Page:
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Oxeye daisy Leucanthemum vulgare

Leucanthemum vulgare is a familiar and attractive grassland plant. Growing to a maximum of 91 cm tall, it is the largest UK native member of the daisy (Compositae) family.

The species Leucanthemum originates from the Greek words leukos (white) and anthemon (flower).

Flowering from late spring to autumn, the flower head is small – less than 5 cm – and consists of about 20 white ray florets that surround a yellow disc, growing on the end of 1 to 3 ft (30 to 91 cm) tall stems. The plant produces an abundant number of flat seeds that remain viable in the soil for 2 to 3 years. It also spreads vegetatively via its root system.

The leaves are spoon-shaped and dark green on both sides.The open flower heads attract a large range of pollinating insects particularly bees, butterflies and hoverflies.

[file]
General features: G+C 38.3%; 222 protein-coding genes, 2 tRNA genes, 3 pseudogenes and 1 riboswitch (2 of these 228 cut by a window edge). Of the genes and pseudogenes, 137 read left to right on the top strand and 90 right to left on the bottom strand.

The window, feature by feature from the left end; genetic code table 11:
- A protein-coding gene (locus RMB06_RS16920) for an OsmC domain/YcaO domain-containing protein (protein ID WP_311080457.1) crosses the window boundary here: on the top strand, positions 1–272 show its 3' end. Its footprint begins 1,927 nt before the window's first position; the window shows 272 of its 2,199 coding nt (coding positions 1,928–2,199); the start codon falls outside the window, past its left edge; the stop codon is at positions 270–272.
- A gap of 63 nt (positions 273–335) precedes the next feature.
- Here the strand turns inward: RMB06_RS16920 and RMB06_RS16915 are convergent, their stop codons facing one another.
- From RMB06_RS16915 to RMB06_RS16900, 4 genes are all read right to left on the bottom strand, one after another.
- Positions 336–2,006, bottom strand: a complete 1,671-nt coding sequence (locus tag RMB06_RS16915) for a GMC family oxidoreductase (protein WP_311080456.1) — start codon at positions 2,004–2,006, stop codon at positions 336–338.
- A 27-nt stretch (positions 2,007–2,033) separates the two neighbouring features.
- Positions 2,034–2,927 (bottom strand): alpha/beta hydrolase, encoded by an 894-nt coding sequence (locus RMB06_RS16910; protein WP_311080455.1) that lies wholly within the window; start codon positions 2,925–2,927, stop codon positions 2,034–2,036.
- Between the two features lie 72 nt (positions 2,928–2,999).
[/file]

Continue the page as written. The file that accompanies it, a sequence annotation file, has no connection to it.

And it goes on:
Daisy's have been used in the treatment of whooping cough and asthma. The sticky leaves have been used in wound dressing. An eye lotion for conjunctivitis can be made from the flowers.

The Millennium Seed Bank safeguards practically the entire British flora in its vaults, including Leucanthemum vulgare. In addition, this plant is part of the Magical Meadows Festival at Wakehurst, where you can see this and many other UK native species growing in Bloomer’s Valley.

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